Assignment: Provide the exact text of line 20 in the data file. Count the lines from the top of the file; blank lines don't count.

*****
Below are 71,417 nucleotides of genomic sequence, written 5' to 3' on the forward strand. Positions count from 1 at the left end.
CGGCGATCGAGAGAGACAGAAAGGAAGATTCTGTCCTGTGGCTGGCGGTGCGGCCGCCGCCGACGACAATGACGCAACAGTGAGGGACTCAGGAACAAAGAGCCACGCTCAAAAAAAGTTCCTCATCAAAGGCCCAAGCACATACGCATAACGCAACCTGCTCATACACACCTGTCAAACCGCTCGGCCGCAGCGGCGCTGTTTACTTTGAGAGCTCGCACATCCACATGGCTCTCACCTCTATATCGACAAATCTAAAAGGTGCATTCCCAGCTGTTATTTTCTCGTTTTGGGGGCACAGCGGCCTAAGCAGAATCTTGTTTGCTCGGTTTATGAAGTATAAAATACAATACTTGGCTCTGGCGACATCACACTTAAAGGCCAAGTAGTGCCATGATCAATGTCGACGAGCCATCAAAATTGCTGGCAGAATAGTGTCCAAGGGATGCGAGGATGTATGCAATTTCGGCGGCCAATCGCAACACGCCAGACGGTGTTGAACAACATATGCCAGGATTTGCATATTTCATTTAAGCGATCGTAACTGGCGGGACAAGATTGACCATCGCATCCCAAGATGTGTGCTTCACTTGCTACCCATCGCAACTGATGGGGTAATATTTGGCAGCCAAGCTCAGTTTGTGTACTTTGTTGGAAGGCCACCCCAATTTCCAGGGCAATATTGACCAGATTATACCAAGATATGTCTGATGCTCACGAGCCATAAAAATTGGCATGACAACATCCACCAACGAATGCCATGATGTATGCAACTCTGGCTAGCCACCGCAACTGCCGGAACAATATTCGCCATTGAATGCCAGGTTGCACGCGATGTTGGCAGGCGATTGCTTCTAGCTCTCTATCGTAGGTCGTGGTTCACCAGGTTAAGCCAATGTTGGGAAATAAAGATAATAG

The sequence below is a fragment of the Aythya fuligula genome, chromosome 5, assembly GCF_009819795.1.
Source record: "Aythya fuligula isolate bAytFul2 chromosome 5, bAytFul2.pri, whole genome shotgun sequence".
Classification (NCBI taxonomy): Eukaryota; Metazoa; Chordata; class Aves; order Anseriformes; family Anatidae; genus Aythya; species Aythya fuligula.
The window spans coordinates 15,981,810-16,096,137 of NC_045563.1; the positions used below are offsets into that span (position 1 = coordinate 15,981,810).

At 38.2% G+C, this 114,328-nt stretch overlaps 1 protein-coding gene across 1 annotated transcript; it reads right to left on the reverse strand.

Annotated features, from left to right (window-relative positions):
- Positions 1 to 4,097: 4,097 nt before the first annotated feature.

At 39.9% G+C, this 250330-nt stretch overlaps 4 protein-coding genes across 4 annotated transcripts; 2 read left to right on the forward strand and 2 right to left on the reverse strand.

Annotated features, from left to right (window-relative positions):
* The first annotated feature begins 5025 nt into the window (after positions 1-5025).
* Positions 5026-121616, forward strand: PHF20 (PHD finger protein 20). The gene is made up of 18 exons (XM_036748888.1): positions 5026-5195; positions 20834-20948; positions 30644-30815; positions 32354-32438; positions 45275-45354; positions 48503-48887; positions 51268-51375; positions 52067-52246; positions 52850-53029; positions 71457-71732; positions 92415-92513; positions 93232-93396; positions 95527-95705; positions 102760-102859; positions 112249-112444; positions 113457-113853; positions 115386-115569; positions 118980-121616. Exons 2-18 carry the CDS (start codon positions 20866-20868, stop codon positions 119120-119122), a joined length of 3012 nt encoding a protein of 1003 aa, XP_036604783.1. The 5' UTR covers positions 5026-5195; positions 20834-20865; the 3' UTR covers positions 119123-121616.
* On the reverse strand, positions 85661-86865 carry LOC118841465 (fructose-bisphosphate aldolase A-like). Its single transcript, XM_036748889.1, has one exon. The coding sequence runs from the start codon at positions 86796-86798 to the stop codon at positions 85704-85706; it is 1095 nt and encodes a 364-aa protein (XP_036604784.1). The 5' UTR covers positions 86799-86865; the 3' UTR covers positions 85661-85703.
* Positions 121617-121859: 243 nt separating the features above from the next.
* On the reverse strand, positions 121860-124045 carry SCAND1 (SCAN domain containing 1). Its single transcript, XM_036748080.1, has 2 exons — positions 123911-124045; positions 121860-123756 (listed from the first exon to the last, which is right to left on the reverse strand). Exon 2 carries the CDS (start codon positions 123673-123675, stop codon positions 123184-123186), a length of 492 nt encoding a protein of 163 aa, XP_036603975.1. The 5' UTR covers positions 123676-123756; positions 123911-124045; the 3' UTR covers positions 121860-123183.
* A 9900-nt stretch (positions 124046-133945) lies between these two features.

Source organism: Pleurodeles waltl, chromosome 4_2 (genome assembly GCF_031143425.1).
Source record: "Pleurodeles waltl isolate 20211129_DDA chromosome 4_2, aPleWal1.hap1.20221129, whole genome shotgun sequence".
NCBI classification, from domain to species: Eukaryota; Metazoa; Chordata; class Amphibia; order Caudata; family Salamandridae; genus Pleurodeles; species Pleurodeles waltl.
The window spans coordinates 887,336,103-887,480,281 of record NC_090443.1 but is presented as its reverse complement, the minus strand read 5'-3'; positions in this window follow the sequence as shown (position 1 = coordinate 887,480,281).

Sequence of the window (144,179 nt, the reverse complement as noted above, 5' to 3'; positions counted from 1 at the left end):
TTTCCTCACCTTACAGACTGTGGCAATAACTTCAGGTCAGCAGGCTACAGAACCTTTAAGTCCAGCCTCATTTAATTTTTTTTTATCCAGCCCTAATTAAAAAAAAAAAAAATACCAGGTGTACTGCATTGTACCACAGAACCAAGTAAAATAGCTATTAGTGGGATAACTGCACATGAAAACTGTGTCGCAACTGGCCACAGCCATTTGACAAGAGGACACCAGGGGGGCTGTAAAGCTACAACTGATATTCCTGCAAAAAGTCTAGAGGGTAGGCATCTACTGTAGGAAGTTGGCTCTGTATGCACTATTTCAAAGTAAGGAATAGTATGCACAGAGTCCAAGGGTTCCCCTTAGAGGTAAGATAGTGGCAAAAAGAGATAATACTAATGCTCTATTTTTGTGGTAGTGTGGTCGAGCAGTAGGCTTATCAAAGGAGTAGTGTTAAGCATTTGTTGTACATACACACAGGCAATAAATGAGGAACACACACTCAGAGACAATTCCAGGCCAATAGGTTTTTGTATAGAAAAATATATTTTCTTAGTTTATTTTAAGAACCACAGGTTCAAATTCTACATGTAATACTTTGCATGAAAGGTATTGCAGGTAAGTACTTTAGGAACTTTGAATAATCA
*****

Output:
NCBI classification, from domain to species: Eukaryota; Metazoa; Chordata; class Amphibia; order Caudata; family Salamandridae; genus Pleurodeles; species Pleurodeles waltl.